One thing I'm sure of is that Ali was not a draft dodger. Draft dodgers were the ones who did things like get married, have children, go to college, etc., solely for the purpose of avoiding military service during the Vietnam War. Some also fled to other countries, especially Canada, for the same reason. The well heeled could play their trump card and pay some doctor to diagnose them as having flat feet and escape the draft that way. Some even went to the extreme of literally shooting themselves in the foot to dodge the draft.

Ali did none of those things. He didn't dodge anything. He was completely open and up front about it when he refused to go to Vietnam and kill people. He said "No Vietnamese ever called me ni...r". He faced up to five years in prison for his stand. He was also stripped of his Heavyweight Boxing Title. I think "conscientious objector" would be more apropos for Ali's actions rather than "draft dodger".

The long-time crossword staple RES pays a visit at 62 Across clued as "___ ipsa loquitur" which translate to "the thing speaks for itself", RES being the "thing". We see "rebus", the ablative plural form of RES, in these pages regularly. It translates to "with or by way of things", an example being "non verbus, sed rebus" meaning "not by words but by things". Nota bene: It does not translate to "multiple letters in a single crossword puzzle square."

Anonymous 1:43 PM  

No way. Ali’s petition to be classified as a conscientious objector was rightly denied (unanimously) by his draft board.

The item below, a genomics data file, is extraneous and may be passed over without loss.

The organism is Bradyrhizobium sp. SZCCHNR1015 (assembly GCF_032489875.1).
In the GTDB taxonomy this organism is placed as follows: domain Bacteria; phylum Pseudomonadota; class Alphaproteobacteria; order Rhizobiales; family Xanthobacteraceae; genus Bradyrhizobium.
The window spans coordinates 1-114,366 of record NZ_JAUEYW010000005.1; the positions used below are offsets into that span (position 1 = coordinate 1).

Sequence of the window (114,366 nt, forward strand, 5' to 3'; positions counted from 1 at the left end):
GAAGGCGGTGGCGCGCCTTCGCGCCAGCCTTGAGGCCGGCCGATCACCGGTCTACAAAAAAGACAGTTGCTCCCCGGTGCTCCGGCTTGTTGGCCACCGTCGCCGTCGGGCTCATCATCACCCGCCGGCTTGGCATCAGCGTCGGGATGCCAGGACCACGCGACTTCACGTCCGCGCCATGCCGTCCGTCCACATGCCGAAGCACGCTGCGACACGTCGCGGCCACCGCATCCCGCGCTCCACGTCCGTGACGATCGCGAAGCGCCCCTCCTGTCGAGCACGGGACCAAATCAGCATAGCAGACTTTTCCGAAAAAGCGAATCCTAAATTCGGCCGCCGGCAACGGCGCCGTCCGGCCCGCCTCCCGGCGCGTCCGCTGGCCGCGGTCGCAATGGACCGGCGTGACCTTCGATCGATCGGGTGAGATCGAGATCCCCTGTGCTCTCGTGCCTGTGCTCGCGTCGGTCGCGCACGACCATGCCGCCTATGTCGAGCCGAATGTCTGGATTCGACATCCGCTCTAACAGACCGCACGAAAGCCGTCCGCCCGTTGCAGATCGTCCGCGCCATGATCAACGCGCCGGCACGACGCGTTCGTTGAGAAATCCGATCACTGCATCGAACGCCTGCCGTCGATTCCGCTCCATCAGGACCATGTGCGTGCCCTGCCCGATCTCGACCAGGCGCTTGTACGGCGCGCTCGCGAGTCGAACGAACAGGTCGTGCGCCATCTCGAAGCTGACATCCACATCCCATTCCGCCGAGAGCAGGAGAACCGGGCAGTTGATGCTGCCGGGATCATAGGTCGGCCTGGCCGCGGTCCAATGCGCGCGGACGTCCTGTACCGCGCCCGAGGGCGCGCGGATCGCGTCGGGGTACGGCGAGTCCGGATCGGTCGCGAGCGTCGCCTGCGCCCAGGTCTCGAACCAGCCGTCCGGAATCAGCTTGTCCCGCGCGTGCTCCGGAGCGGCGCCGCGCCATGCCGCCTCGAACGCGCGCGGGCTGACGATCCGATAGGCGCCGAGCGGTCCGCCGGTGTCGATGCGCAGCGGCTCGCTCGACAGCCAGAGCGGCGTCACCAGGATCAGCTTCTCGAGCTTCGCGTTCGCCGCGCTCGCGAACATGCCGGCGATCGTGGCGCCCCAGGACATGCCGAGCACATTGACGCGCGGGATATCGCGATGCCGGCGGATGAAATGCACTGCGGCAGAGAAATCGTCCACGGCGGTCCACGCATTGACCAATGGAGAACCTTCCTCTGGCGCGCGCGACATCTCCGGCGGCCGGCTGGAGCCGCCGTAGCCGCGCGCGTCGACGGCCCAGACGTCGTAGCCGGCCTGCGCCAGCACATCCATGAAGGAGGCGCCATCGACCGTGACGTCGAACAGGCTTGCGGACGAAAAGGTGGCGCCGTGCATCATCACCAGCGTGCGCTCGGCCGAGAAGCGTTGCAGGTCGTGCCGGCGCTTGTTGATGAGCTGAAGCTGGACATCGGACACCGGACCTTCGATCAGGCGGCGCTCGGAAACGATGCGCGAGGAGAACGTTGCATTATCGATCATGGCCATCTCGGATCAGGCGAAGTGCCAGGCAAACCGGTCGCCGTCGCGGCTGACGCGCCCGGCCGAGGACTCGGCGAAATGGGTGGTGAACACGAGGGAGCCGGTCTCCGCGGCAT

It was Potter Stewart, a legal dullard, who bizarrely changed his vote to uphold that draft board’s dcsion ( The Court was 4-4 on the matter owing to Marshall’s recusal of himself).
No one sine 622 AD has properly understood Islam to be anything other than a religion of the sword. That Ali invoked his wrong-headed interpretation of Islam, and compounded his error by introducing the nutty idea that because the Viet Congress hadn’t called him a name he was relieve of a duty i, well, sad.
I like Ali. A lot. But his claim to conscientious objector status is wrong. And he rightly paid a high price for his error.

A 2:05 PM  

Wow, draft dodger - now I don’t feel so bad about philanderer!

@Birchbark, don’t forget EIN, EINE and EINS.

@Barbara S, fantastic selection from Ovid. Were you motivated by the ENNEAD clue, as I was with the Holst, or had you already chosen it? Nice convergence on Venus, anyway!

@Poggius, maybe a sleepwalking philanderer? Nice to have your take on Florence, too.

@Joe D, re ERNESTO - agreed, and nice selection! Those Stravinsky videos are awesome, too.

@kitshef, yes, the ? in the MAGMA clue should have been left off. @Nancy, I bet you’d have seen it except for that. Boo, hiss!

@Frantic, how about “Don’t you see I’m busy?” More natural, and the question mark works. Italy wouldn’t work because ITALIAN. Had to be a city. Or maybe, “It flies over a boot”? (mwahahahahaha!)

Birchbark 2:30 PM  

@A (2:05) -- To your point, I should have said it is a language made up of one word and one-words.

Whatsername 2:33 PM